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Is Your Network Safe from Invasion? Why You Should Consider an IT Security Audit

IT security audit. A man plugs a USB into a laptop

While most organisations in 2017 have adopted security programs that successfully defend against cyber attacks, malware can still infect networks by way of unexpected sources. Personal USB drives, phones and laptops are used to access repositories of company information, but many organisations have not conducted an IT security audit that evaluates the risks they pose. Even something as seemingly innocuous as a thumb drive can be utilised to catastrophic effect by hackers, as we explain.

How a USB Drive Delivered Devastation

The most famous (probable) example of a device being used for cyber invasion is the Stuxnet malware attack, where in 2010 one or more infected USB Drives were used to exploit weaknesses in Iran’s nuclear program with a resounding outcome.

In simple terms, Stuxnet was a form of malware that could spread itself without needing to ride on a host file. Initially introduced in Iran’s Natanz nuclear facility, Stuxnet utilised four sophisticated zero-day attacks that managed to remotely destroy 1,000 centrifuges by making them spin faster than their operating limits while reporting to the central management system that everything was fine.

Protecting Your Network – Lock Down USB Drives

While the Stuxnet malware attack is obviously an extreme example of a USB being used to bypass security methods, modern organisations need to consider the threats that personal devices pose, whether intentional or not.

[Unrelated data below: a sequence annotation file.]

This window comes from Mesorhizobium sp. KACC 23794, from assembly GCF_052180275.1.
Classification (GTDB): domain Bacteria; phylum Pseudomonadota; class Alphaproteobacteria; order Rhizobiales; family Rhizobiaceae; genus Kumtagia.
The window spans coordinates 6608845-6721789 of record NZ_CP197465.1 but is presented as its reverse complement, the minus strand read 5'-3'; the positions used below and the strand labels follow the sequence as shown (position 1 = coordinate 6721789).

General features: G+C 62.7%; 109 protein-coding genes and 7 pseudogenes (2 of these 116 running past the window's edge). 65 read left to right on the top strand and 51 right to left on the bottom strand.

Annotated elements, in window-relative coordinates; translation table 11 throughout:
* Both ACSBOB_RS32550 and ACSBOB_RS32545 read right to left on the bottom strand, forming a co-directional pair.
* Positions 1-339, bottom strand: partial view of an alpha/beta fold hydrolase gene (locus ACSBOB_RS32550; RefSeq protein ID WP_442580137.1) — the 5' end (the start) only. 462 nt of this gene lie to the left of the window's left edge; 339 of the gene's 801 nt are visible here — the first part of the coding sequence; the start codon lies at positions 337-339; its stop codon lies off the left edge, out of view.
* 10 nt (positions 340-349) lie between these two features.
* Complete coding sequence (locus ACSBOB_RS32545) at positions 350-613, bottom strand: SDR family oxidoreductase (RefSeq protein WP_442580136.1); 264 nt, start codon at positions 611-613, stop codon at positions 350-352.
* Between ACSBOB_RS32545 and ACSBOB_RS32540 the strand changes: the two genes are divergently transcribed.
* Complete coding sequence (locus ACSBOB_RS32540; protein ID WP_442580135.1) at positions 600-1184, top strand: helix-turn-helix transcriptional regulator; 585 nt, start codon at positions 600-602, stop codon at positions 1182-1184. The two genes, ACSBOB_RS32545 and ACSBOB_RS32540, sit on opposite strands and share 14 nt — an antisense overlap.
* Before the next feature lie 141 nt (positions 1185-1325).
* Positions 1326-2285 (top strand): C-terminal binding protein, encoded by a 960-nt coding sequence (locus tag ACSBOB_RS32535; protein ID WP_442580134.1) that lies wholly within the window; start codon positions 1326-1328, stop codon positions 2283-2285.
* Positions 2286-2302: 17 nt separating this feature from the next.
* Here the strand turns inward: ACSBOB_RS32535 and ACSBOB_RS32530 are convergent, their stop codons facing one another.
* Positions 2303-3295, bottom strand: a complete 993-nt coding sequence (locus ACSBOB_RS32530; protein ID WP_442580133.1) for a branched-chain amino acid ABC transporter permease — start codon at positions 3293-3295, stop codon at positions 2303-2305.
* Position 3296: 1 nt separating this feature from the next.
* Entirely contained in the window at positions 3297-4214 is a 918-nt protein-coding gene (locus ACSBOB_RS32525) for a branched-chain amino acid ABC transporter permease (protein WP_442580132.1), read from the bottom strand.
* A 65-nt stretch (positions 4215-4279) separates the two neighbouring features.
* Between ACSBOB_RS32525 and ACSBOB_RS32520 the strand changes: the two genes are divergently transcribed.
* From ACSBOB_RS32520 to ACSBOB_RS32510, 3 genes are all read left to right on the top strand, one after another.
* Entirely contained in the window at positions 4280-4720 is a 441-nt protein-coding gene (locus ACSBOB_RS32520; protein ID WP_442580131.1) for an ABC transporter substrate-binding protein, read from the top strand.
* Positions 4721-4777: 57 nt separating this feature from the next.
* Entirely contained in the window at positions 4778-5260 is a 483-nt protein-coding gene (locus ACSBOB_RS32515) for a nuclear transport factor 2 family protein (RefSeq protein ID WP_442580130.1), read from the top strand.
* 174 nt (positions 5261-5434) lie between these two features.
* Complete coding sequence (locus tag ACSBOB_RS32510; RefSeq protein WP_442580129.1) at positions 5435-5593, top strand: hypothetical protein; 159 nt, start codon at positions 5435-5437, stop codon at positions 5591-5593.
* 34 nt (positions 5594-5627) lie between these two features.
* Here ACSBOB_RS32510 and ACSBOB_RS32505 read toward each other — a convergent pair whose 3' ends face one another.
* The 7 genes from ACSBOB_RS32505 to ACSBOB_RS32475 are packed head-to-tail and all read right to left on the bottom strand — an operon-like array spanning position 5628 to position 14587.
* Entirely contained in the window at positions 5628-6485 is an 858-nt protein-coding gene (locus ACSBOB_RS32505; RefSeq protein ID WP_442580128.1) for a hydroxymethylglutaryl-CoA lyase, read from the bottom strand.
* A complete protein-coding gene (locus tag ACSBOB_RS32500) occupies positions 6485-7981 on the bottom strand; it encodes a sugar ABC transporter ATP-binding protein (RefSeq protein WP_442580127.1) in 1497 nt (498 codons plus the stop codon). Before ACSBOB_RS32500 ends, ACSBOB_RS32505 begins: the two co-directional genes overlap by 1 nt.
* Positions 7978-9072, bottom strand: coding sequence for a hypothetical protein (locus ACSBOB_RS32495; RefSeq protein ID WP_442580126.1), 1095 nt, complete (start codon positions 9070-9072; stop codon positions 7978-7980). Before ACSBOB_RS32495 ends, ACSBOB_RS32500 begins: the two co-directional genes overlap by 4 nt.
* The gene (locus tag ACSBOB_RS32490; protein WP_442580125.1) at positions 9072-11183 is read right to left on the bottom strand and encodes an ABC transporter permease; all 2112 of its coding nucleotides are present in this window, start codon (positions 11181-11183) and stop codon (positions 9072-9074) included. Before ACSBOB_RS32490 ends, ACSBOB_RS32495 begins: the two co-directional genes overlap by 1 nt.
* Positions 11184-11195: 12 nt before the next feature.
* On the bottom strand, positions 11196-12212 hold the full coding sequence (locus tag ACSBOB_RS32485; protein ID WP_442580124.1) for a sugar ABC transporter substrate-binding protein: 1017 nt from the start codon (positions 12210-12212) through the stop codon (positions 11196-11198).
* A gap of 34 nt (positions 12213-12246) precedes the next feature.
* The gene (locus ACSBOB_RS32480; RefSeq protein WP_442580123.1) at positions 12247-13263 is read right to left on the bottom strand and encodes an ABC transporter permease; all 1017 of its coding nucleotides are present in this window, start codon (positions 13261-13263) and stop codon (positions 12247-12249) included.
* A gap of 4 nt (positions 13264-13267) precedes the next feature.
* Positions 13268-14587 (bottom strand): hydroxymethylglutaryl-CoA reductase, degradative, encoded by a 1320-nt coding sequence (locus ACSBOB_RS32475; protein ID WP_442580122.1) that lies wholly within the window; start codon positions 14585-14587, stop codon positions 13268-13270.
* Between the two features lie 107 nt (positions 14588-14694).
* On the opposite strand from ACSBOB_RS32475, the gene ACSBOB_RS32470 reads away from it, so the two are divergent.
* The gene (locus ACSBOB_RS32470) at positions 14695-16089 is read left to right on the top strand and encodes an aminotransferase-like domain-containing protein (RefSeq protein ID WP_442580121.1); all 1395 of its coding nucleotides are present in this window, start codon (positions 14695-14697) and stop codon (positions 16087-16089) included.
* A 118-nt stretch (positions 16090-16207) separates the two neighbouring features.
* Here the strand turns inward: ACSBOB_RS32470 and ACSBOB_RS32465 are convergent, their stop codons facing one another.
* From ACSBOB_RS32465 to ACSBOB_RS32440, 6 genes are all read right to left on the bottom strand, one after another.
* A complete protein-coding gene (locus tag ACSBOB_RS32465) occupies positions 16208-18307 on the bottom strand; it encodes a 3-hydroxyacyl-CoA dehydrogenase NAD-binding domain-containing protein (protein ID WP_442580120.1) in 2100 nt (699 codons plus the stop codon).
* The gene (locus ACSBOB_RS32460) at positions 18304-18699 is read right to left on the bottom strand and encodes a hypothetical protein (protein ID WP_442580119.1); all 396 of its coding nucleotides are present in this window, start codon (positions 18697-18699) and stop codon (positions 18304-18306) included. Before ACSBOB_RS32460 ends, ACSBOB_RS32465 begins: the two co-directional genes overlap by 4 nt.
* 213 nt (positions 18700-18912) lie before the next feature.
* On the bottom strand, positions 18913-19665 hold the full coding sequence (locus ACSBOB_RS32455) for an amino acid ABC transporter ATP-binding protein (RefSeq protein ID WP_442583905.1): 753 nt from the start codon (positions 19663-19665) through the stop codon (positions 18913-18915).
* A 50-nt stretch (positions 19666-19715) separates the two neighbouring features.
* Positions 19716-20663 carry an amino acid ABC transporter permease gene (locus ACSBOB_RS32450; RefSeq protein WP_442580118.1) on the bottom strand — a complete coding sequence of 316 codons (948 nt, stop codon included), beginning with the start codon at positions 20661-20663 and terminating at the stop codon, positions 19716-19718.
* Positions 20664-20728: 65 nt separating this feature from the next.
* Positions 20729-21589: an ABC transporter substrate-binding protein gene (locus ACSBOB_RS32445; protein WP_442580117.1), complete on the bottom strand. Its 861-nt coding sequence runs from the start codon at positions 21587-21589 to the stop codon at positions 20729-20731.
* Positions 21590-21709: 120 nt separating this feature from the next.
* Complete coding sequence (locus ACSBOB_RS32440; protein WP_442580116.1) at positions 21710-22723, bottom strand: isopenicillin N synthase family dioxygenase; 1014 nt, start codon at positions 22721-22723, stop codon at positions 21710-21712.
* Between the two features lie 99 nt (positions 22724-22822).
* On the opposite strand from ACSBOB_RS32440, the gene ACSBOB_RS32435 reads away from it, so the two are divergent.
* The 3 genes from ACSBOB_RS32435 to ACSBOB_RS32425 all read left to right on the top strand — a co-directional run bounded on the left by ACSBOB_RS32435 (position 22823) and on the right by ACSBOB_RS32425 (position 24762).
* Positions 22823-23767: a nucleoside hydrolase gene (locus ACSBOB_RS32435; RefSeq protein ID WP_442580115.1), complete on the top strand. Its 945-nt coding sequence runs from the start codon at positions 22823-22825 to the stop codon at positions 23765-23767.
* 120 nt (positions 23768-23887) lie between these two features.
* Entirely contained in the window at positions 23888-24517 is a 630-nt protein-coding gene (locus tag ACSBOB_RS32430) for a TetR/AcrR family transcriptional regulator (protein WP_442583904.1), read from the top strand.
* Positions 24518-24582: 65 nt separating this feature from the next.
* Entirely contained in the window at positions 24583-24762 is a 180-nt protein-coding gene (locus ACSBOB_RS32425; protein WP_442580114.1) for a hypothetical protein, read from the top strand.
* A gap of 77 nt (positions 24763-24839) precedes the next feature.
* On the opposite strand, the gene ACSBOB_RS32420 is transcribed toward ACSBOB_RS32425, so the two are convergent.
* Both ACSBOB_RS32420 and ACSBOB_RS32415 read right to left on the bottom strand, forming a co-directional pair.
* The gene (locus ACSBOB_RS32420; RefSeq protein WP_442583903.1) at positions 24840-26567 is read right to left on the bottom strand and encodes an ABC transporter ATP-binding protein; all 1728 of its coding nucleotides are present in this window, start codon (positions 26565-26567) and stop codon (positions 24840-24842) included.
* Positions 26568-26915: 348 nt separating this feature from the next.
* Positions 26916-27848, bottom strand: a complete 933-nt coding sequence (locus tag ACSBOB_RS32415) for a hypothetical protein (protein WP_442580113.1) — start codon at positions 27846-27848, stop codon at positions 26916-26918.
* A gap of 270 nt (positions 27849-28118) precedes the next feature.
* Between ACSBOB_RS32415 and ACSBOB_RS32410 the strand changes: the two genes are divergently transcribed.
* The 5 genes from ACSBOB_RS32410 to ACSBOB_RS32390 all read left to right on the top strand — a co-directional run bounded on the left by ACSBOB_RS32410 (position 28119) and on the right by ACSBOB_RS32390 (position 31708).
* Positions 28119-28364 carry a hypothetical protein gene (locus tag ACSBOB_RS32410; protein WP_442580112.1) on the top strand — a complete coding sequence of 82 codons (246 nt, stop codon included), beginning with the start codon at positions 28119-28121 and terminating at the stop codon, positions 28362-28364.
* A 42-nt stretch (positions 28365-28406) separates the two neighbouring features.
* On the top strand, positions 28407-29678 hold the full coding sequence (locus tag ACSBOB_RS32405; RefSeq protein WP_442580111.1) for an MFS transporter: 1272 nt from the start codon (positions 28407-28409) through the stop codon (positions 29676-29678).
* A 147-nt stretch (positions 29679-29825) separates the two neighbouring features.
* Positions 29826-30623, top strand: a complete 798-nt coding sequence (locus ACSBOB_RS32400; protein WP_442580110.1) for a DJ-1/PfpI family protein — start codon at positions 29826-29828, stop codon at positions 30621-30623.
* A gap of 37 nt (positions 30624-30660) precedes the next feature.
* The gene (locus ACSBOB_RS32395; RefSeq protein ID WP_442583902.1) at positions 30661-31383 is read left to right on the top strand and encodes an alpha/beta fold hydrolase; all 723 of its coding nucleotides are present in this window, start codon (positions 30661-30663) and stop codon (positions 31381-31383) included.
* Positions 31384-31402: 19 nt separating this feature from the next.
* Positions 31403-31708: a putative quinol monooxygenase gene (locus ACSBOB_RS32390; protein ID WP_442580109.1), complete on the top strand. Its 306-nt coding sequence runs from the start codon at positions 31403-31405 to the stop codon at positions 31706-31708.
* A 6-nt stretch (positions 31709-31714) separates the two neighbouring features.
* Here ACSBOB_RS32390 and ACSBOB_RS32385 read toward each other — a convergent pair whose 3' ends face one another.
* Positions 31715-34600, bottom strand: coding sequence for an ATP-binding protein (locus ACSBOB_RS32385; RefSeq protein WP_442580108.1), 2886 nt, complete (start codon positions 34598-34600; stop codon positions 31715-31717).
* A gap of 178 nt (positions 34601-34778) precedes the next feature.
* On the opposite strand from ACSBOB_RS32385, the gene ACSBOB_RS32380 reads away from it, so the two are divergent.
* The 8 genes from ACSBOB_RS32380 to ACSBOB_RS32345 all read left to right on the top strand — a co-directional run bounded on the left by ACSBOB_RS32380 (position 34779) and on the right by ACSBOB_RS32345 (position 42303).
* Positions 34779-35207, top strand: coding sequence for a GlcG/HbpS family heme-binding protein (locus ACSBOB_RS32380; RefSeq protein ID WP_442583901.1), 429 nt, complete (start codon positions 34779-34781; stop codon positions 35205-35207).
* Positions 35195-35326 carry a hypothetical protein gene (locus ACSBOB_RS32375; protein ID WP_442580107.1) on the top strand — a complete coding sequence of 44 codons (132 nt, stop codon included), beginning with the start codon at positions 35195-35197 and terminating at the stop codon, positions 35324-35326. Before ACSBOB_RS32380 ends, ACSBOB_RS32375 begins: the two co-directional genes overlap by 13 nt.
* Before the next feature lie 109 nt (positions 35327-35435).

While not so common for business applications in 2017, USB devices can still transmit dangerous malware onto business networks. What policies does your firm have in place to guard against that?

Computer One recommends an IT Security Audit by a Network Security Management company every 24 months at a minimum to address issues like this.

One of the results of an audit can be to enact access policies over certain file types executed via USB and prevent them from being run.  This means that you can still use USB’s for their primary purpose – large file transfer – without being unduly concerned.

Computer One also recommends application whitelisting that forbids unknown executables from operating on your network.  It’s a great foil to hidden malware.

And seeing as we are now in the age of cloud document storage and transfer, you may even opt to completely disable USB ports on the devices on your network, mitigating the risk that malware may be walked past your software defences and into the heart of your operation.

A thorough assessment of your working environment in the form of a security audit will determine the best approach for your firm.


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